Myself and team-mate Tarit Stott

For the first four hours I went slowly - nine minute miling or so - until Tarit mentioned I might be going too fast. I dropped back a bit, running alongside Tim Rainey and Gil John who are a couple of entertaining characters. You could say that about all these ultrarunners really - each one is a truly unique character. Perhaps you have to be to go out and take on the challenge of 24 hours of exertion.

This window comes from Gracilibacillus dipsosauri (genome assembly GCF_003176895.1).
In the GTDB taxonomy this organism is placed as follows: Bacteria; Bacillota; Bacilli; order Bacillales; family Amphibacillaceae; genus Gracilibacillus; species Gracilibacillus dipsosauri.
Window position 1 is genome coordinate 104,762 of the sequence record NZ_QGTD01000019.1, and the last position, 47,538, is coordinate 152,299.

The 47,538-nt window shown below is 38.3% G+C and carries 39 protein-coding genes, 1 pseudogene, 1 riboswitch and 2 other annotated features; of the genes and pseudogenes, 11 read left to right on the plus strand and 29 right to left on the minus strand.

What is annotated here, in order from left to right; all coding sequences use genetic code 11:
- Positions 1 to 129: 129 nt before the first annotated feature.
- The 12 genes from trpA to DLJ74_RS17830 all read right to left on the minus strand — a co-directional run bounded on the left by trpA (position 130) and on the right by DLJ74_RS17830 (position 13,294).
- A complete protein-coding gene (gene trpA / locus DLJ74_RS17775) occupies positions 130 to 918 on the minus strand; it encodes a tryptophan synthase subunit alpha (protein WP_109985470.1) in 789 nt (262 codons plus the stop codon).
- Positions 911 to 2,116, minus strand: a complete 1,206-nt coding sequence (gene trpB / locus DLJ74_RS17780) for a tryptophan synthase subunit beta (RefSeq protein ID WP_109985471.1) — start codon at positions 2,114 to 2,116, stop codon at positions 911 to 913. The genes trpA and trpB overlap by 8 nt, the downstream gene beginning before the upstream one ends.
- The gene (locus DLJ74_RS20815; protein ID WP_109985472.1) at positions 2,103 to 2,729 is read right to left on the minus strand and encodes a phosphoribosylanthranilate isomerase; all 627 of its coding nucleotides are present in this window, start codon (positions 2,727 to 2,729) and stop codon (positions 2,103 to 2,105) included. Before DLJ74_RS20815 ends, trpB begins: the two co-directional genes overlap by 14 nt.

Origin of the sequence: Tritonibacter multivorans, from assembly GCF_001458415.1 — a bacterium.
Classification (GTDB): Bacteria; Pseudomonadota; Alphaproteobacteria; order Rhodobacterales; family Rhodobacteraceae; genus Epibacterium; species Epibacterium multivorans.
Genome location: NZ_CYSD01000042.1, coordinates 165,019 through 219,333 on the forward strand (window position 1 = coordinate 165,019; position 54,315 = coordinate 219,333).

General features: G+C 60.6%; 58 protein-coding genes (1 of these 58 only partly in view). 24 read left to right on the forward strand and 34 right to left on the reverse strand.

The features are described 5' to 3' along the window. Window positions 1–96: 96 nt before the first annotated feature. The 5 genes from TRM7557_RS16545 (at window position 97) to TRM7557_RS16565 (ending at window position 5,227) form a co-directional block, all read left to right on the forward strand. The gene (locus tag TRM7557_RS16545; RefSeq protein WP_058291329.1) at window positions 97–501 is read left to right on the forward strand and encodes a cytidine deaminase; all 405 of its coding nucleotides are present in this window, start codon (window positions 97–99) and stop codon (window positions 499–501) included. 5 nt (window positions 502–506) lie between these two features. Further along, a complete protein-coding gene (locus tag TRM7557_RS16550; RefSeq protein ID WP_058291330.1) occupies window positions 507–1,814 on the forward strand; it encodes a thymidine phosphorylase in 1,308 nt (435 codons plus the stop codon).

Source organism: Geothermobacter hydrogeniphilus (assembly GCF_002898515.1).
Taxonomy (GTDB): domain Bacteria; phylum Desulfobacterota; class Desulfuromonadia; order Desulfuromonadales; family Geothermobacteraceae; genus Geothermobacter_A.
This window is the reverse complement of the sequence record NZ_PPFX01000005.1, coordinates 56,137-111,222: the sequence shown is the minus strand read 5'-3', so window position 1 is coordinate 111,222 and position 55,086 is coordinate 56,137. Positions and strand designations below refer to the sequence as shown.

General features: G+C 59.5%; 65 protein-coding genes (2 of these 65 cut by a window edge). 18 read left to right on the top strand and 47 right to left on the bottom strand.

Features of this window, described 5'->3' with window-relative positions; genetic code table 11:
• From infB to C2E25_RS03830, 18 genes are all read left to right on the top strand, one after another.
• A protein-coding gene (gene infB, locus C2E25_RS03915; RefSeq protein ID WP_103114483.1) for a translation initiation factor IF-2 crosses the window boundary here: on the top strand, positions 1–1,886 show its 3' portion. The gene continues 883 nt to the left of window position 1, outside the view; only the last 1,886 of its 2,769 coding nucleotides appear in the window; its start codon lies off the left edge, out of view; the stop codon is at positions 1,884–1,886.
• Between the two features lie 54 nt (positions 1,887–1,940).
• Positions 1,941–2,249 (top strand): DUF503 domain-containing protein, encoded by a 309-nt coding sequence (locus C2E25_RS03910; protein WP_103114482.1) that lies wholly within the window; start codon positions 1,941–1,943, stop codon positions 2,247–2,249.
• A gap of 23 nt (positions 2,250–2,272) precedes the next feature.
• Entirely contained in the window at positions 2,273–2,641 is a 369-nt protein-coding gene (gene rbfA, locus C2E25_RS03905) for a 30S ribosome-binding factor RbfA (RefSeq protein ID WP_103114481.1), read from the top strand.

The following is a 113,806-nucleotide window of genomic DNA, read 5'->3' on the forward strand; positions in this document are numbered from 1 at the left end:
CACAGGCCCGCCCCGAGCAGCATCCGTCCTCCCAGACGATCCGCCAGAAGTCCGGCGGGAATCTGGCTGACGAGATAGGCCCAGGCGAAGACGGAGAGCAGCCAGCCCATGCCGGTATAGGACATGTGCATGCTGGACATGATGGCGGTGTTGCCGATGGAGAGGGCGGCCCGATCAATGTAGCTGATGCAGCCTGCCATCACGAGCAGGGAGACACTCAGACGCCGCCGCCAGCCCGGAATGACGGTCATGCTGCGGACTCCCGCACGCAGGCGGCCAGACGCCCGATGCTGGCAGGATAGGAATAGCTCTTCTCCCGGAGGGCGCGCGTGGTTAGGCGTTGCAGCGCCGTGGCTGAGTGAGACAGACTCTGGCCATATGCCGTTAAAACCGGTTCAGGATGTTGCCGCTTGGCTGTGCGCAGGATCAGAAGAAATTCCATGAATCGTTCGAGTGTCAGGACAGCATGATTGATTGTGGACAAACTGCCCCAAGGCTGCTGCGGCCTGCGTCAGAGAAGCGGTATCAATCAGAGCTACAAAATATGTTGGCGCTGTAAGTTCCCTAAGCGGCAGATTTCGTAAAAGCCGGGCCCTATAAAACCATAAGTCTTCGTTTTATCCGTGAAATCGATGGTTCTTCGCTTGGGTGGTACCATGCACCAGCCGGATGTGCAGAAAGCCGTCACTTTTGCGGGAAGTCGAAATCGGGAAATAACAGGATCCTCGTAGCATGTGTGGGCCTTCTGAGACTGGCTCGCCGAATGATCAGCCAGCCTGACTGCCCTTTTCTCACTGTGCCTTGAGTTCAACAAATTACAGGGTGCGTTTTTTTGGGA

I started drinking early, mindful of the need to get lots of fluid down me throughout the race. I was getting energy gels from 90 minutes onwards and solid food from two hours - energy bars at first, later instant mash potato. You need carbs, but you need them in a form that goes down easy and doesn't weigh heavily on the stomach. The others had all kinds of concoctions from the high tech sports drink down to the humble marmalade sandwich. I was expecting the first difficult patch to come around 4-5 hours, that point when I would be getting up to marathon mileage and coping with the body's adjustment to the depletion of glycogen in the muscles. As England were playing Austria at football at 4pm, I grabbed my radio and listened to the game. This kept my mind occupied while I just stayed on the track slowly accumulating laps and getting into a regular feed pattern - drinks twice per hour (GO Electrolyte 4% solution), energy gels every 30-60 minutes and instant mash every two hours washed down by sweet tea (soya milk in the tea - less fatty).